Sunday, April 4, 2004

Former coach Temple appreciates Jayhawks’ gesture


Floyd Temple might have retired as Kansas University's baseball coach more than two decades ago, but the KU skipper of 28 years was back where he belonged -- on the baseball field -- Saturday night at Hoglund Ballpark.

Temple, KU's career wins leader with 437, watched as his retired No. 13 jersey was unveiled on the right-field wall. He then threw out the first pitch.

His number officially was retired in 1992, but it wasn't enshrined in the stadium until KU second-year coach Ritch Price pushed for it after arriving on campus.

"This was his idea," Temple said. "I've had some great things done for me when I retired, but it was an interdepartmental deal. It didn't involve my players, former players and former teammates like it does with this deal.

"That's baseball only, and I am so humbled and pleased. It's unbelievable."

Temple has lived in Lawrence since retiring after the 1981 season, and he still follows the Jayhawks religiously. He said he remains a huge Kansas fan, and said he's optimistic about the Jayhawks' future under Price.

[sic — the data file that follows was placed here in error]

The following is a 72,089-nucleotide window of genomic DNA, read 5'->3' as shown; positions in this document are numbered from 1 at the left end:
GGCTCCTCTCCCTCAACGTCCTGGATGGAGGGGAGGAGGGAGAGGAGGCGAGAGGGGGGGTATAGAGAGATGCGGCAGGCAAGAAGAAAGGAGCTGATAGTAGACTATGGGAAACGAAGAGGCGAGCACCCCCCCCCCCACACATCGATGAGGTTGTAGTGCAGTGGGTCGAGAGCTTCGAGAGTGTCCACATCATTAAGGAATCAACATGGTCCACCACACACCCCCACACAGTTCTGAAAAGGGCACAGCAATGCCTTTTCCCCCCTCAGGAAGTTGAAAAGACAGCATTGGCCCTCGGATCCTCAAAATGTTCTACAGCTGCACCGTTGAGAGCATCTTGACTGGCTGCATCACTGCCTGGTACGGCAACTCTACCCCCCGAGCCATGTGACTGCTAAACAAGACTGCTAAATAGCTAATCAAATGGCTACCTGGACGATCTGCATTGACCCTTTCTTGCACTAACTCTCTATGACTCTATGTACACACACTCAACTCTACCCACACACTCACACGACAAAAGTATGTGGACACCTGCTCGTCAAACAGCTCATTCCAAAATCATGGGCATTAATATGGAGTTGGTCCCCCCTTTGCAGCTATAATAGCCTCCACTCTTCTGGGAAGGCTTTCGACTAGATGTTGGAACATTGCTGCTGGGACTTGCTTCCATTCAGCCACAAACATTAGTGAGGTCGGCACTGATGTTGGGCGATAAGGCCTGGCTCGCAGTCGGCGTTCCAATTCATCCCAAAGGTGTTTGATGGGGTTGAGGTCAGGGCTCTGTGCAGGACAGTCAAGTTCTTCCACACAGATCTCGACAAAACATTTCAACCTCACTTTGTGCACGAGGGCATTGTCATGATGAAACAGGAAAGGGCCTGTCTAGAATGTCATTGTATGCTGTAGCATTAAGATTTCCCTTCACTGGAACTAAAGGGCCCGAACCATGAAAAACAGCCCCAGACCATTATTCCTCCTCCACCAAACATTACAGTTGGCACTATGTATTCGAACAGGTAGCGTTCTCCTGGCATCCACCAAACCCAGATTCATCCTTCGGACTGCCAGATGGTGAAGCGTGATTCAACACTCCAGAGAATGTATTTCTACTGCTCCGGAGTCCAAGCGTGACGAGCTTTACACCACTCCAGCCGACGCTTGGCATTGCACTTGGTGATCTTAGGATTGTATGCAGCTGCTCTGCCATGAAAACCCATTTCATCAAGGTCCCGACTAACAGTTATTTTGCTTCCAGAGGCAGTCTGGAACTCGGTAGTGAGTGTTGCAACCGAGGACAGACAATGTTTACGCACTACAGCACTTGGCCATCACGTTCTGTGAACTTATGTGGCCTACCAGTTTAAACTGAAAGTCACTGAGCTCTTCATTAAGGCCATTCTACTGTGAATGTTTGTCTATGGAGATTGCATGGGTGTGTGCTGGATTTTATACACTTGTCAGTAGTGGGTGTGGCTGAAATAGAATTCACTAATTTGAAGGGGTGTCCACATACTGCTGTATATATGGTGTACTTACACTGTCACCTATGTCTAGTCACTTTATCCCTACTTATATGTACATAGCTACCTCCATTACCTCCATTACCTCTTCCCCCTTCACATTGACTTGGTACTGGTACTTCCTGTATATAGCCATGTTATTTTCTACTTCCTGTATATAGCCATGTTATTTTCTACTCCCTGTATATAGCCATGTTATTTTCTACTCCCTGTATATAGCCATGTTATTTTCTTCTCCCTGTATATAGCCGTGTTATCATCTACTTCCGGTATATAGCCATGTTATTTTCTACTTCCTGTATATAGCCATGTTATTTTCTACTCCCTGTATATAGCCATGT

"I am so impressed with this young man and what he's done in a short period of time, and really how he's done it," Temple said of Price. "He's a fireball, he's excited about his players, he's excited about the program."

After gushing with optimism about KU's future, Temple turned to telling stories about the day and about the past. Among the highlights:

l He spoke of his FBI-agent son George's surprise visit, saying, "I almost had a heart attack because my children mean a lot to me."

l He recalled the struggles early in his coaching career and how he had "no regrets about what I had and what I didn't have."

l He reminisced about the time he was thrown out of a game at Baylor and had to turn the reigns over to the team bus driver, who also got kicked out.

l Temple chatted about what mattered to him the most as coach -- his players, many of whom were on hand.

"I had a lot of great kids," he said. "Probably 90 percent of them graduated, and to me that's the most important factor of anything. Wins and losses are super, but they're not the total answer."

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